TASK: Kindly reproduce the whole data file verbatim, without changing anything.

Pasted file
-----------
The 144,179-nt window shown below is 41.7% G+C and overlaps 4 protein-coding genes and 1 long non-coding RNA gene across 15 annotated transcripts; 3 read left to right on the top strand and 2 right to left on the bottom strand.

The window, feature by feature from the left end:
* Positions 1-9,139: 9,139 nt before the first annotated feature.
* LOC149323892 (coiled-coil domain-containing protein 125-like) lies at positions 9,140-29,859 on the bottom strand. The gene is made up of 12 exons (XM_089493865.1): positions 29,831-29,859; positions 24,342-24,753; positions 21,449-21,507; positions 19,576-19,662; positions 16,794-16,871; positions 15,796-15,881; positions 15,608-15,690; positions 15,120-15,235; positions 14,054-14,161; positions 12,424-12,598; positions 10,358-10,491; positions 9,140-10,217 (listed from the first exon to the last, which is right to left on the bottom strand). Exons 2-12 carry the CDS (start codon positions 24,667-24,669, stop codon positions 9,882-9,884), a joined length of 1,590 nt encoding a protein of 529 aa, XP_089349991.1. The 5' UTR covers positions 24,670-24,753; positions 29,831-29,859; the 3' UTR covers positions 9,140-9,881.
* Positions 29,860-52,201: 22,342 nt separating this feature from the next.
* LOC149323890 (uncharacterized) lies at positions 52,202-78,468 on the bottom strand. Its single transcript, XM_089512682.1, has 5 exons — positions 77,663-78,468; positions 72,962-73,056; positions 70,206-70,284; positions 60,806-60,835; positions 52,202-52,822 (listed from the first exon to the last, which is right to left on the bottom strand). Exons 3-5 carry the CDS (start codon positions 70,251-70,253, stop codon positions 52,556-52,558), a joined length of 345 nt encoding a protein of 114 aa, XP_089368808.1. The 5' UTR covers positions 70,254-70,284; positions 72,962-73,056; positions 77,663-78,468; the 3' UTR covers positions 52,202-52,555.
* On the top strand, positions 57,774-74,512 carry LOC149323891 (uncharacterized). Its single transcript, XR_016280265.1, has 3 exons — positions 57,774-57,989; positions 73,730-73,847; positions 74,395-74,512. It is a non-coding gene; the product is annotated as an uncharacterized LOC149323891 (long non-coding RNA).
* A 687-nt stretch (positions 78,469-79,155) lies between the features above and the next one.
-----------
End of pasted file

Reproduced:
The 144,179-nt window shown below is 41.7% G+C and overlaps 4 protein-coding genes and 1 long non-coding RNA gene across 15 annotated transcripts; 3 read left to right on the top strand and 2 right to left on the bottom strand.

The window, feature by feature from the left end:
* Positions 1-9,139: 9,139 nt before the first annotated feature.
* LOC149323892 (coiled-coil domain-containing protein 125-like) lies at positions 9,140-29,859 on the bottom strand. The gene is made up of 12 exons (XM_089493865.1): positions 29,831-29,859; positions 24,342-24,753; positions 21,449-21,507; positions 19,576-19,662; positions 16,794-16,871; positions 15,796-15,881; positions 15,608-15,690; positions 15,120-15,235; positions 14,054-14,161; positions 12,424-12,598; positions 10,358-10,491; positions 9,140-10,217 (listed from the first exon to the last, which is right to left on the bottom strand). Exons 2-12 carry the CDS (start codon positions 24,667-24,669, stop codon positions 9,882-9,884), a joined length of 1,590 nt encoding a protein of 529 aa, XP_089349991.1. The 5' UTR covers positions 24,670-24,753; positions 29,831-29,859; the 3' UTR covers positions 9,140-9,881.
* Positions 29,860-52,201: 22,342 nt separating this feature from the next.
* LOC149323890 (uncharacterized) lies at positions 52,202-78,468 on the bottom strand. Its single transcript, XM_089512682.1, has 5 exons — positions 77,663-78,468; positions 72,962-73,056; positions 70,206-70,284; positions 60,806-60,835; positions 52,202-52,822 (listed from the first exon to the last, which is right to left on the bottom strand). Exons 3-5 carry the CDS (start codon positions 70,251-70,253, stop codon positions 52,556-52,558), a joined length of 345 nt encoding a protein of 114 aa, XP_089368808.1. The 5' UTR covers positions 70,254-70,284; positions 72,962-73,056; positions 77,663-78,468; the 3' UTR covers positions 52,202-52,555.
* On the top strand, positions 57,774-74,512 carry LOC149323891 (uncharacterized). Its single transcript, XR_016280265.1, has 3 exons — positions 57,774-57,989; positions 73,730-73,847; positions 74,395-74,512. It is a non-coding gene; the product is annotated as an uncharacterized LOC149323891 (long non-coding RNA).
* A 687-nt stretch (positions 78,469-79,155) lies between the features above and the next one.